El-Sayed El-Aswad


POBox 15551
College of Humanities and Social Sciences
Ali Ain, ABu Dhabi
United Arab Emirates
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eelaswad@uaeu.ac.ae |  Visit Personal Website

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Professor el-Sayed el-Aswad is currently professor of anthropology at United Arab Emirates University. He served as Chairperson of Sociology Department (2012-2014) at the UAEU. He received his doctorate degree from the University of Michigan, Ann Arbor. He has been awarded fellowships from various institutes including the Fulbright Program, Ford Foundation, Egyptian government, and United Arab Emirates. He is the Editor-in Chief of the Journal of Horizons in Humanities and Social Sciences: An International Refereed Journal. He is a member of Editorial Advisory Boards of Digest of Middle East Studies (DOMES), Muslims in Global Societies Series, Tabsir: Insight on Islam and the Middle East and CyberOrient (Online Journal of the Middle). He is a member of the American Anthropological Association and the Middle Eastern Studies of North America and the International Advisory Council of the World Congress for Middle Eastern Studies (WOCMES). He is the author of Muslim Worldviews and Everyday Lives. Lanham, MD: AltaMira Press (2012), Religion and Folk Cosmology: Scenarios of the Visible and Invisible in Rural Egypt. Westport, CT: Praeger Press (2002) [translated into Arabic 2005] and The Folk House: An Anthropological Study of Folk Architecture and Traditional Culture of the Emirates Society (al-Bait al-Sha‘bi), [with English abstract], Al-Ain: UAE University Press el-Aswad is currently working on the following projects: -State, Nation and Islamism in Contemporary Egypt: An Anthropological Perspective, -Political Challenges Confronting the Islamic World -Social and Spatial Organization Patterns in the Traditional House: A Case Study of Al Ain City, UAE

el-Aswad, el-Sayed. 2016. “State, Nation and Islamism in Contemporary Egypt: An Anthropological Perspective,” Urban Anthropology and Studies of Cultural Systems and World Economic Development. 45 (1-2): 63-92.
Abstract: In many political and socio-economic circumstances, certain boundaries between state and nation have been crossed to develop particular power oriented ideologies, secular or religious, serving specific groups with political agendas. With particular foci on state, nation and Islamism, this anthropological inquiry endeavors to examine the political transformations in the socio-economic and political landscape of contemporary Egypt. The study shows how the relationship between Egyptian grassroots and elites has been affected by the political and economic transformations (from feudalist, to socialist, to capitalist systems) that have occurred in Egypt’s modern history, triggering the revolution of January 25, 2011 that demanded bread, freedom, social justice and democracy. The revolution was not religiously orchestrated, but was politically and economically motivated. Themes addressed and analyzed here include: revolution and counter-revolution (known as the deep state), the role of young people in social and political change, the departure of Mubarak and the ousting of Morsi, military hegemony and civil society, secularizing or Islamizing Egyptian society, the rise and fall of Islamist political ideology, and schism in the relationship between Egypt's two main Islamist organizations mainly the Muslim Brotherhood (Freedom and Justice Party), and the Salafis (al-Nūr Party).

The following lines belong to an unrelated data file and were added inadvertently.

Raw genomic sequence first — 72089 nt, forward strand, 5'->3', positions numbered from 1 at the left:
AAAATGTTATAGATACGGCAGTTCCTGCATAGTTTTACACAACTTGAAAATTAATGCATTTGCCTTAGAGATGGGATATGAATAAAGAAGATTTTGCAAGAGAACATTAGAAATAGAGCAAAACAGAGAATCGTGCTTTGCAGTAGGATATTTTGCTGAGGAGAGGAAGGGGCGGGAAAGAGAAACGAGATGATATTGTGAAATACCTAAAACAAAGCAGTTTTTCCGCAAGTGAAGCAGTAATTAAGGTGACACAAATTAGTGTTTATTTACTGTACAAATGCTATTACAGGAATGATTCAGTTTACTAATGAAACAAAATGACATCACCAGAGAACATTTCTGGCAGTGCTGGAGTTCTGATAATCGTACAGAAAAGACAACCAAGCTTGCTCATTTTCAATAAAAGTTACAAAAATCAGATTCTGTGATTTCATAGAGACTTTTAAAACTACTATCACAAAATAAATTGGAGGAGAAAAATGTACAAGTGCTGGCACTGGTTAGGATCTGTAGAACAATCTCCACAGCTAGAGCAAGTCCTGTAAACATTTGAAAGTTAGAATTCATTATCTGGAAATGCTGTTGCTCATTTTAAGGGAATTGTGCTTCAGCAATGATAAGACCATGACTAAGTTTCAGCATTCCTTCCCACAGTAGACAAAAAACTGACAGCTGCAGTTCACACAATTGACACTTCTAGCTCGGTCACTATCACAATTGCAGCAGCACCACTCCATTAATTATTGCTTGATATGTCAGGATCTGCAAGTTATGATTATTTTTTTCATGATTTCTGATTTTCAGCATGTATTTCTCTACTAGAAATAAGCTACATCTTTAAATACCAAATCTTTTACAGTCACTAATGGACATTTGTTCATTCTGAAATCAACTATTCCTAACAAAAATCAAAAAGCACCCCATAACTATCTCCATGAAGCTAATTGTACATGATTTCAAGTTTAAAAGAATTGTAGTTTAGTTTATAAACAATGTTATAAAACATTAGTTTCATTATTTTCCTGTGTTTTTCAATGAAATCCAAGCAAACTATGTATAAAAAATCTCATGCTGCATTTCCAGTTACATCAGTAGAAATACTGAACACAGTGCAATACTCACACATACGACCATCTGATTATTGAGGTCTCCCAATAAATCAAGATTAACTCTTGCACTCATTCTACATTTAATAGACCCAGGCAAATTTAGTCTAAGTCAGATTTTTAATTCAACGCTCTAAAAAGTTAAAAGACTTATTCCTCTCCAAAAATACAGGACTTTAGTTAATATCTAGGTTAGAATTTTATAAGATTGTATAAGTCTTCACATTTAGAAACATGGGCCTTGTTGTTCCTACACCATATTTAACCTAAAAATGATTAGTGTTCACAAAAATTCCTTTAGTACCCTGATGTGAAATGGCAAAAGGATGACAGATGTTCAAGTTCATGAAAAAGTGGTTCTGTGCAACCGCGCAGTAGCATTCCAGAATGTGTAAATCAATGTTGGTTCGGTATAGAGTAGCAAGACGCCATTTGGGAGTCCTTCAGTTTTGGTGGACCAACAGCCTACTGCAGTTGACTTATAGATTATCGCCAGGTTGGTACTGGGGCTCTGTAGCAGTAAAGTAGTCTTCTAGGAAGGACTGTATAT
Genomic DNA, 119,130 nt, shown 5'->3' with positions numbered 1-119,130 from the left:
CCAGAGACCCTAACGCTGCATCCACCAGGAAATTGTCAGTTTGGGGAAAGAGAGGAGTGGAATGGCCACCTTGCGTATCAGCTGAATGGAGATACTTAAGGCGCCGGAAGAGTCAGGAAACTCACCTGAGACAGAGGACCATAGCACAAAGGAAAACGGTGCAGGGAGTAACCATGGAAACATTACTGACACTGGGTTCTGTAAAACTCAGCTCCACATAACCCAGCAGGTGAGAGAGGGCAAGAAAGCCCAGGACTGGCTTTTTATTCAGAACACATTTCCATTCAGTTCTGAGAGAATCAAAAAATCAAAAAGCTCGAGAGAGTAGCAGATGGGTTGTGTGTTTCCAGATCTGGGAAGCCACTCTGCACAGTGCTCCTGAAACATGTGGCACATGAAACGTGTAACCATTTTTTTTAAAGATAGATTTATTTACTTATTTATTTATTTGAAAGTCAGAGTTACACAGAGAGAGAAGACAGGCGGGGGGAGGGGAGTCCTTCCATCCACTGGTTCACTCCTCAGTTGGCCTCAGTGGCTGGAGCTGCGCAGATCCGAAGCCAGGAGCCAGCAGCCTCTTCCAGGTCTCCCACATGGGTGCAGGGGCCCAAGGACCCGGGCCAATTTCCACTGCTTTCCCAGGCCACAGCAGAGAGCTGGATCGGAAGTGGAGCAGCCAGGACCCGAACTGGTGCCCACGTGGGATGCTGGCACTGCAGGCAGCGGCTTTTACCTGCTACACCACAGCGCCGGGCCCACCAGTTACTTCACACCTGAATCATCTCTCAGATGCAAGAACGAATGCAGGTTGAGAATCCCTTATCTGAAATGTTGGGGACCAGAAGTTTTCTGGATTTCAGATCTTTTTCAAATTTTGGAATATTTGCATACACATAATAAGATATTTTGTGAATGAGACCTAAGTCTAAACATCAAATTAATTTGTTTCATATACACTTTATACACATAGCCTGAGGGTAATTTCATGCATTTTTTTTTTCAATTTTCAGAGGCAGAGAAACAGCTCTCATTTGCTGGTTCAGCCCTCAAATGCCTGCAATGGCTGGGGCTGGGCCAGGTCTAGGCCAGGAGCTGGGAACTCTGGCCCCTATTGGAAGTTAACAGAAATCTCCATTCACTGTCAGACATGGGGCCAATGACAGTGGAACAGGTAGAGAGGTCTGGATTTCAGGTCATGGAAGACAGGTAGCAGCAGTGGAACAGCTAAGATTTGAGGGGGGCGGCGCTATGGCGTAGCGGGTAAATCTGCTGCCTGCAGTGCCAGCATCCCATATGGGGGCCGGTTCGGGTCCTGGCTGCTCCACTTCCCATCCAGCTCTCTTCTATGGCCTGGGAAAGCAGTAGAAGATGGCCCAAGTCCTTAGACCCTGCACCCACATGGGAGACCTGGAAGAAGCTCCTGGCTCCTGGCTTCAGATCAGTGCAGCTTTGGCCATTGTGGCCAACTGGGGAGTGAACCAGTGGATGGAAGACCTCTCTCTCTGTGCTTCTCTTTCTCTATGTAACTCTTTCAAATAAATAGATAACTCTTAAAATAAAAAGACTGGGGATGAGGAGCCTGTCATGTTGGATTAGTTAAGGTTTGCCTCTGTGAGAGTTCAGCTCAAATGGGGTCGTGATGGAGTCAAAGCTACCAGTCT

URL: http:// https://dialnet.unirioja.es/servlet/articulo?codigo=5473293
el-Aswad, el-Sayed. 2016. “Political Challenges Confronting the Islamic World,” in HabibTiliouine and Richard J. Estes (eds.) The State of Social Progress of Islamic Societies. (Chapter 16), pp.361-377. Springer.
Abstract: Over the past five decades, Muslim nations have been challenged by several political elements including, for example, political Islam being influenced by many fundamentalist ideologies. Certain boundaries between religion and state have been crossed to develop particular power oriented ideologies, secular or religious, serving specific groups with challenging political agendas. The study addresses the political challenges facing Muslim nations focusing on external or global and internal or local political factors behind these challenges. In addition to scholarly work from the fields of anthropology, political science, religious studies and sociology, the present inquiry uses data collected from international data collection and reporting agencies such as the Social Progress Index (SPI), Freedom House, the Institute for Economics & Peace, particularly the Global Peace Index (GPI), Vision of Humanity, and the Pew Research Center. Using information provided by the Social Progress Index (SPI), the study focuses on 39 of the 57 Muslim countries belonging to the Organization of Islamic Cooperation (OIC). Information regarding other Muslim countries, not included in the SPI Index, is separately obtained from other data collecting institutes. Selections of political indicators are used to display the most crucial challenges confronting the Islamic world. Some of these indicators include political rights, democracy, personal rights, political terror, corruption, freedom of speech, freedom of assembly and association, freedom of movement, freedom of religion, religious tolerance, discrimination and violence against minorities, and peace.
DOI: 10.1007/978-3-319-24774-8_16

Substantive Focus:
Environmental Policy SECONDARY
Science and Technology Policy
Social Policy PRIMARY

Theoretical Focus:
Policy Process Theory PRIMARY
Public Opinion SECONDARY